‘Enough Is Enough’ Anti-Violence Rallies Planned Through Summer

The first rally of the series kicked off last week in Roxbury.

There have been 85 shootings in Boston since April of this year, and last Friday evening, a crowd gathered in Roxbury to announce “Enough is Enough.” City Councilor Tito Jackson helped to organize the rally, bringing together a coalition of activists and church leaders to stand together at the corner of Walnut and Fenno Streets, a small cul-de-sac in Warren Gardens where two of the shootings recently took place. More than 50 residents assembled as well, carrying signs that read “Stop the Killing” and “Peace is What We Need.” It was the first of a series of “Enough is Enough” anti-violence events that will be happening every Friday in violence-prone Boston neighborhoods this summer.

“We are here because right at number six, there was a shooting two weeks ago,” Jackson said, pointing to the apartment where the first shooting took place. “I got a call two nights ago, and there was another shooting on this very small street. This is where there are young people, where grandmothers sit, where families live. We’re here today to say we stand with you, and will will not walk away from you. And we will make sure that this community is safe.”

Jackson decided to start the campaign, which will take place in a new location each week, after talking with Nick Mosby, a Baltimore City Councilor who has launched a similar campaign in his city a few months ago. Mosby’s wife, Marilyn, grew up in Boston, and was on hand on Friday to help Jackson kick off the campaign. “This is where I’m from, and 85 shootings since April in Boston, Massachusetts, is unacceptable,” Mosby told the group. “It’s about time that we had visibility in our community the same way the drug dealers do. It’s about time that we have presence in our neighborhoods the same way the killers in the streets have a presence. This is our home, and this our community, and we need to take it back.”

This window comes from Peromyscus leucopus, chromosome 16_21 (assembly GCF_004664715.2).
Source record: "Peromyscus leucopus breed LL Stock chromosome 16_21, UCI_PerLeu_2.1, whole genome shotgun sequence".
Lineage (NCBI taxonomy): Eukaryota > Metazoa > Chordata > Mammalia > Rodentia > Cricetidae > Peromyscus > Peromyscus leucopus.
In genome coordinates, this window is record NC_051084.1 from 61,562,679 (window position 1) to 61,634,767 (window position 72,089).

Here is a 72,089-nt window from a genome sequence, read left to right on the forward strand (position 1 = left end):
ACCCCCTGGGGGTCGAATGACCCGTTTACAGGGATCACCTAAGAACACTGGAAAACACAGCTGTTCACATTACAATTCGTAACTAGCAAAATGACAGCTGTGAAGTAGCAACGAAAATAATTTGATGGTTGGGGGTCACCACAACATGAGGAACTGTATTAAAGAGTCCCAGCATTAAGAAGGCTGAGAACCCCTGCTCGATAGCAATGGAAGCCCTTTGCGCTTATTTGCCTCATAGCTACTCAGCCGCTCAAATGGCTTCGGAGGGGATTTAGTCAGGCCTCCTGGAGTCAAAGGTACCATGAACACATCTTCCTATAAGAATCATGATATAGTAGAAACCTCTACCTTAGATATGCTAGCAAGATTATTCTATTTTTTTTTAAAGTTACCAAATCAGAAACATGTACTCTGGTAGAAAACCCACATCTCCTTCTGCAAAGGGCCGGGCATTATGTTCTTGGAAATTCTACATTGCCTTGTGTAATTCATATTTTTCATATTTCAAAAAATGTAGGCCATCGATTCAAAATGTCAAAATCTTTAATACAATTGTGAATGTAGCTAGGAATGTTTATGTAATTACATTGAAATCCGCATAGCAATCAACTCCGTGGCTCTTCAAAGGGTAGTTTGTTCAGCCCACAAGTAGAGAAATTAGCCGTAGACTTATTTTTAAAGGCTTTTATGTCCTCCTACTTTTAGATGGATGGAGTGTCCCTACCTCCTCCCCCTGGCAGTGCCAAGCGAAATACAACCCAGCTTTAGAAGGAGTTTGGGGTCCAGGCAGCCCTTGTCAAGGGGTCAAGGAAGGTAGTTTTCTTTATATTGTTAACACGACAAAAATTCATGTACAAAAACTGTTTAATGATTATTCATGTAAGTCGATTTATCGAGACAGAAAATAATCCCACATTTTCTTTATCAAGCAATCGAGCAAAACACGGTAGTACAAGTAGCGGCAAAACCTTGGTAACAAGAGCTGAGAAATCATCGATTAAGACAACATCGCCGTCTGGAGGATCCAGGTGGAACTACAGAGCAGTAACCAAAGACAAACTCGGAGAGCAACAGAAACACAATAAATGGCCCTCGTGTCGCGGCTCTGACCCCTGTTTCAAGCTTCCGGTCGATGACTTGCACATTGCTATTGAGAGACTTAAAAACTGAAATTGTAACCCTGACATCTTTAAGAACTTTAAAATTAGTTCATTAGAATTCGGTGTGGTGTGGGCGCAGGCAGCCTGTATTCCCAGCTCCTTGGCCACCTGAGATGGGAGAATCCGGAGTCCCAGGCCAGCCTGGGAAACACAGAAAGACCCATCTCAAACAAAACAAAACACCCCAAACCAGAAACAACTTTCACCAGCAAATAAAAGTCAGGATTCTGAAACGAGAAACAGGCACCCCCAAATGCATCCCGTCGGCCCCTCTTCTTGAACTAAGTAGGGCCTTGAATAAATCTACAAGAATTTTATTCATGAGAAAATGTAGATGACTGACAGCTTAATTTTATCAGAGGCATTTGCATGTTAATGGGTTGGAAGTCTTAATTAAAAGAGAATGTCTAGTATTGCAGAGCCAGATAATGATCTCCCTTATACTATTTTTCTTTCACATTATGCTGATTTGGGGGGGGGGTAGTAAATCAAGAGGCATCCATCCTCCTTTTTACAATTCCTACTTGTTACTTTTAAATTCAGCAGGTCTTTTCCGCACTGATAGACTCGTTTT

For the next hour, the rally marched through the streets of Roxbury, chanting and stopping every few blocks to pinpoint the location of a recent shooting. They were accompanied by officials from the Boston Police Department, who reported that all 55 officers that just completed training at the academy will be assigned to Roxbury, Mattapan, and Dorchester to help stem the violence taking place. Neighbors parked their cars or walked off their porches to join the marchers, and the crowd had swollen at the hour’s end.

Jackson said that this was just a start, as the summer months are when most of the violence spikes in the city, and he plans to continue the rallies for the next seven weeks. He noted that it’s still early enough in the summer for local businesses to provide work for kids, and cited a recent Northeastern study that found that low-income youth who had summer employment were less likely to engage in violence. “We challenge the business community to step up and provide opportunities for jobs and training and continuing education,” Jackson said. “They can be a critical part of solving this. The need is there, but the resources aren’t. We’ve had a 25 percent increase in shootings since April 15 and we have to move with urgency and purpose to make it safe for these kids.”

The next rally will be held in Grove Hall on Friday at 7 p.m., with marchers meeting in the Stop & Shop parking lot.